Not long ago somebody asked me a very open and honest question, which boiled down to this: Why is it that the Church seems to be losing its ability to affect culture. And this is a good question, especially as we have been celebrating as a Church the season of Pentecost; when the Holy Spirit came and birthed the Christian Church. We look and see the explosion of growth that took place in the early church; how people were changed; how communities were changed; how cities were won; then nations; and eventually much of the world. Christianity spread like an uncontrollable wildfire. But now in our nation we as the Church seem to find ourselves struggling to maintain the ground we already have, much less gaining new ground. And the ground we have seems to be slipping away day by day. What is the source of spiritual power and how can we get it back into the Church so that it can once again begin to affect culture on a large scale?
First of all, the key to having spiritual power lies in our relationship to the One from whom spiritual power comes from; the Spirit of God. When the Holy Spirit came, He consecrated the Christian Church, setting it apart as holy unto God. It was no longer conformed to the pattern of the world, but became conformed to the image of Christ. It was in and through the Church’s being set apart to Christ and conforming to His image that it found its spiritual power. So the question comes down to this: “Are we truly consecrated to Christ?” Do our minds, our hearts, our patterns of behavior, our use of finances, and especially our use of time reflect a life consecrated unto God? Does what I fill my time with build me as a Christian or steal the opportunity for God to give me something truly good?
As a pastor, I have found that one of the chief causes of relational discord between couples is caused by a breakdown in communication. When we cease to communicate and give of our time, we lose closeness and intimacy. And this is true in our relationship with God as well. I am finding more and more that the most sacred and important thing we can give God is our time; time in the Word; time in prayer; time in communal worship. In and through these means of grace we are brought into the very presence of God; and it is in His presence that we discover His power made available to us in Christ Jesus.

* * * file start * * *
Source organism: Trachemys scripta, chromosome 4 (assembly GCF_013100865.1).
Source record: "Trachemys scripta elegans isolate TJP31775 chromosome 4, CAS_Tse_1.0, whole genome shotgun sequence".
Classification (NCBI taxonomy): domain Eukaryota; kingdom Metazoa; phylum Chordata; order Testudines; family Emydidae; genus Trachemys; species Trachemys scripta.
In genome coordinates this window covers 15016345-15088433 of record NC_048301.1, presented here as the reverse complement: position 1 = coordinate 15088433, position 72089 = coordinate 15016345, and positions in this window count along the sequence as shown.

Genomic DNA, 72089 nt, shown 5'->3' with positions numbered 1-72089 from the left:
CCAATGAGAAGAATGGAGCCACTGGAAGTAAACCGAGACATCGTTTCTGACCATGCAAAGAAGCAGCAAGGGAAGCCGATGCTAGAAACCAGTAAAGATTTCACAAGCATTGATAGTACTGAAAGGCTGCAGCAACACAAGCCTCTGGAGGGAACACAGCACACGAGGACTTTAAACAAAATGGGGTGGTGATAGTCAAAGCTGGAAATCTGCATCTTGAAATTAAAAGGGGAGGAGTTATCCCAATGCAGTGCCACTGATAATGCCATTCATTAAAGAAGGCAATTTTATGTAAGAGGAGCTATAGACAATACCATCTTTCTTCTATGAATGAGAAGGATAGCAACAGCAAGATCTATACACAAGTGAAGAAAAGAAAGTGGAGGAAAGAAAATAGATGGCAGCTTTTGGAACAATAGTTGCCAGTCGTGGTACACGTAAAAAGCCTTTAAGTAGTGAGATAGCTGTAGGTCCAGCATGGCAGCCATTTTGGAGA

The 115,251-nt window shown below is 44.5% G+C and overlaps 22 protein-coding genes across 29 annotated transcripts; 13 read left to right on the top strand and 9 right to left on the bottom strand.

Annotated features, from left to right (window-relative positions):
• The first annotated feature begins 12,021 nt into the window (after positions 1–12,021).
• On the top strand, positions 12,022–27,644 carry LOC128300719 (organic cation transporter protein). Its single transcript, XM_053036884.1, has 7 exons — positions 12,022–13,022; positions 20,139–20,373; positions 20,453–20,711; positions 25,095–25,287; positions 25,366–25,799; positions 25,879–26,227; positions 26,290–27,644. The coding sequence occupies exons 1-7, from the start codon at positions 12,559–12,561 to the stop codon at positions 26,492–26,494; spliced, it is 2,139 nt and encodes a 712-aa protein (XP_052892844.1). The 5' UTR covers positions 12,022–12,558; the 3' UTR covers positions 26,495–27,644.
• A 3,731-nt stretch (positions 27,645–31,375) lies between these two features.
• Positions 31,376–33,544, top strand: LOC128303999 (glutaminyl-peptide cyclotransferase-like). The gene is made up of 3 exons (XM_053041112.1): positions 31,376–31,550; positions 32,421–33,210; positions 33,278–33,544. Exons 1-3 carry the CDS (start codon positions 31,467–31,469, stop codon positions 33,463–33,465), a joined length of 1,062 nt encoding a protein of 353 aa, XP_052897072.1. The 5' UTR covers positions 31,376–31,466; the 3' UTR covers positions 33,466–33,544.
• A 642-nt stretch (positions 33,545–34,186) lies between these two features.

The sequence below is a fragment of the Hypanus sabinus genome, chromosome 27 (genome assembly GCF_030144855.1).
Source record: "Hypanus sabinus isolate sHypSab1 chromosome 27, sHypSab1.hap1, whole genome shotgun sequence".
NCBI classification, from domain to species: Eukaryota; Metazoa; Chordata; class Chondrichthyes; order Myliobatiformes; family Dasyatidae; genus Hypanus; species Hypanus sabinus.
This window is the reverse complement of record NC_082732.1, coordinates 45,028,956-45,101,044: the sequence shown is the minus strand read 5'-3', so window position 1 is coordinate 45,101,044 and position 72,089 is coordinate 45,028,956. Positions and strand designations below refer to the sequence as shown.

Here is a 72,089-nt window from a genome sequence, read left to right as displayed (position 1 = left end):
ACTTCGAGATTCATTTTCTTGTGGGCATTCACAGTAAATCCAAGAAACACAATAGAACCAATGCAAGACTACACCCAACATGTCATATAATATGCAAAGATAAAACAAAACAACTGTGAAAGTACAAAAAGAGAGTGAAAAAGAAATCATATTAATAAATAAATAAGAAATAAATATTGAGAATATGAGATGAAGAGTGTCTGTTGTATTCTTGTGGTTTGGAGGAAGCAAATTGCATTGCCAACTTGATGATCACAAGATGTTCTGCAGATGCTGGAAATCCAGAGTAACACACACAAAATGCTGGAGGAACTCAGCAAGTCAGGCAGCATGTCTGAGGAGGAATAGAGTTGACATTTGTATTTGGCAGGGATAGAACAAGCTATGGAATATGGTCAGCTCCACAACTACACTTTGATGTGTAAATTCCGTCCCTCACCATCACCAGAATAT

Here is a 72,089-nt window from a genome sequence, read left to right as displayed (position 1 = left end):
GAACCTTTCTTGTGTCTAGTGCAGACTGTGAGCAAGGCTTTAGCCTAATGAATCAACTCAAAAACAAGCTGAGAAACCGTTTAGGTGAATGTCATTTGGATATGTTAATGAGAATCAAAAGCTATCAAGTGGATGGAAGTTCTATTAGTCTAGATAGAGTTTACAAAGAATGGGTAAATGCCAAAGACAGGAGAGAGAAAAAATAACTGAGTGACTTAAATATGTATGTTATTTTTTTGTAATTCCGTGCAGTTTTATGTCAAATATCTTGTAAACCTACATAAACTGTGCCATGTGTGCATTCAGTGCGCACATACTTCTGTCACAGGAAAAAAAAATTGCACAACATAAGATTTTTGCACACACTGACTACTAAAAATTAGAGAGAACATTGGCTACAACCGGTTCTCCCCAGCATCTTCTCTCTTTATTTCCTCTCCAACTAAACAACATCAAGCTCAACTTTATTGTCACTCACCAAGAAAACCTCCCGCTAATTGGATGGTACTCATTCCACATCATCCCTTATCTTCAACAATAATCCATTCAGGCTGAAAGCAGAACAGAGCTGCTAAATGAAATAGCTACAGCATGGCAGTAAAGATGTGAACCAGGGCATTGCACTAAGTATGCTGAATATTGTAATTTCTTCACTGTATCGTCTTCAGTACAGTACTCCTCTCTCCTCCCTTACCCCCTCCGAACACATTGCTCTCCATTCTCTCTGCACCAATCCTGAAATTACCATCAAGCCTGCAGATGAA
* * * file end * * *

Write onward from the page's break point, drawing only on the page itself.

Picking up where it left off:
Now the question remains as to how Christians can bring lasting change to culture. It may surprise us to discover that it begins not on a large scale, bit rather with the individual person. One man who has had an incredible impact on my life is Christian thinker and scholar Dr. Dennis Kinlaw, former president of Asbury University and founder of the Francis Asbury Society. He said something in his book This Day With The Master that has forever changed my thinking concerning how change in culture happens. He says:
“We live in a day when most people believe that institutions are the determining factors. They declare that if we could just change institutions, then we could change society. This is the appeal of the politician. Scripture tantalizes us with the amount of space it devotes to individual people rather than institutions. People seem to be the tools that God uses to bring change. The implication is clear. Ultimately, persons determine institutions; institutions do not determine persons. The decisions that are made deep in the heart of an individual in the intimacy of aloneness with God are the decisions that will be historically significant for deciding the future.”
Now Kinlaw is right. The key to bringing spiritual power back into our churches and lasting change to our culture is found in our first becoming consecrated to God in our own personal lives; making the decision to conform to His image and cut off those influences in our lives that compete with Him. This may mean giving up many of the things we listen to and watch. Yet in and through that sacrifice we find the key to spiritual power; and we cannot even begin to imagine what God can do through us if we allow Christ to consecrate us unto Him. John Wesley said, “Give me ten men that hate nothing but sin and love nothing but God and we will change the world.” It is important to note that Wesley did reshape much of the world; and he did this by pointing people back to the heart of the Gospel, which is consecration and holiness. And this should cause us to realize that if we as individuals give ourselves to God like that, history cannot help but repeat itself.
Pastor Cameron Ury
Senior Pastor and Teacher at Renton Park Chapel
16760 128th Ave. SE
Renton WA 98058
Rev. Cameron Ury graduated from Asbury University in 2007 with a B.A. in Bible and Theology. From there he continued his studies at Wesley Biblical Seminary in Jackson, MS. It was there that he met his wife Tanya, who graduated from WBS with her M.A. and M.Div. degrees. Cameron and Tanya got married in 2009. Cameron then graduated with his M.Div. degree with a pastoral concentration in 2011.
After shepherding churches in both Mississippi and Ohio, they joined the ministry team at Renton Park Chapel in January of 2018, where Cameron serves as Senior Pastor and Teacher.
Cameron is also the founder and host of Lechem Panim, a weekly radio show that airs on KGNW 820AM "The Word Seattle". The ministry of Lechem Panim is centered around leading people into the life-giving presence of God in and through Bible study, prayer, and active discipleship with the aim of ministering to a world that is in desperate need of the healing touch of Jesus Christ.